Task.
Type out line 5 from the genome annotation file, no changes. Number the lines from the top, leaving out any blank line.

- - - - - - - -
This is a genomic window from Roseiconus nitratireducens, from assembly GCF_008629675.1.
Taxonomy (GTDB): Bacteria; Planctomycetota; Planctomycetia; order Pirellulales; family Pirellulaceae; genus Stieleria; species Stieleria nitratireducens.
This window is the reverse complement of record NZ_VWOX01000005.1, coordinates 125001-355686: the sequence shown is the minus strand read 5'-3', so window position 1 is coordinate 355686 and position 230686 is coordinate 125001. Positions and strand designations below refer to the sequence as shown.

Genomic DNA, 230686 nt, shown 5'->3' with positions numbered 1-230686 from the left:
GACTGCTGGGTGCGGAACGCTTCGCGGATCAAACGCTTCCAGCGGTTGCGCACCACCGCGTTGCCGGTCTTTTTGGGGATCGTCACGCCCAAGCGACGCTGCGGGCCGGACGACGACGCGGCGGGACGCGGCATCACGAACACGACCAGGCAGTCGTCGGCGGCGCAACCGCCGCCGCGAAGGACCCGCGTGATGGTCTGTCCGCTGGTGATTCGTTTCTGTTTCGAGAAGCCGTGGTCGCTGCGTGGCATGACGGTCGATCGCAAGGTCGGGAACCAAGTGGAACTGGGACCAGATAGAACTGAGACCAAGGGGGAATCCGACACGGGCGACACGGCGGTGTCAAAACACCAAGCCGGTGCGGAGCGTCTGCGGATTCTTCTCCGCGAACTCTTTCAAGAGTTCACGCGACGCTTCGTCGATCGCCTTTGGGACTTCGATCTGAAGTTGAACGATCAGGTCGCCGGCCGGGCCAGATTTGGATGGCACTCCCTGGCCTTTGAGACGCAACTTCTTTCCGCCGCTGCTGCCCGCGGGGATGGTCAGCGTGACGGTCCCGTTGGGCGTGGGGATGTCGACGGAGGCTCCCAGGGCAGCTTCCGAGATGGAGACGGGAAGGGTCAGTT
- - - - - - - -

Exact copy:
GACTGCTGGGTGCGGAACGCTTCGCGGATCAAACGCTTCCAGCGGTTGCGCACCACCGCGTTGCCGGTCTTTTTGGGGATCGTCACGCCCAAGCGACGCTGCGGGCCGGACGACGACGCGGCGGGACGCGGCATCACGAACACGACCAGGCAGTCGTCGGCGGCGCAACCGCCGCCGCGAAGGACCCGCGTGATGGTCTGTCCGCTGGTGATTCGTTTCTGTTTCGAGAAGCCGTGGTCGCTGCGTGGCATGACGGTCGATCGCAAGGTCGGGAACCAAGTGGAACTGGGACCAGATAGAACTGAGACCAAGGGGGAATCCGACACGGGCGACACGGCGGTGTCAAAACACCAAGCCGGTGCGGAGCGTCTGCGGATTCTTCTCCGCGAACTCTTTCAAGAGTTCACGCGACGCTTCGTCGATCGCCTTTGGGACTTCGATCTGAAGTTGAACGATCAGGTCGCCGGCCGGGCCAGATTTGGATGGCACTCCCTGGCCTTTGAGACGCAACTTCTTTCCGCCGCTGCTGCCCGCGGGGATGGTCAGCGTGACGGTCCCGTTGGGCGTGGGGATGTCGACGGAGGCTCCCAGGGCAGCTTCCGAGATGGAGACGGGAAGGGTCAGTT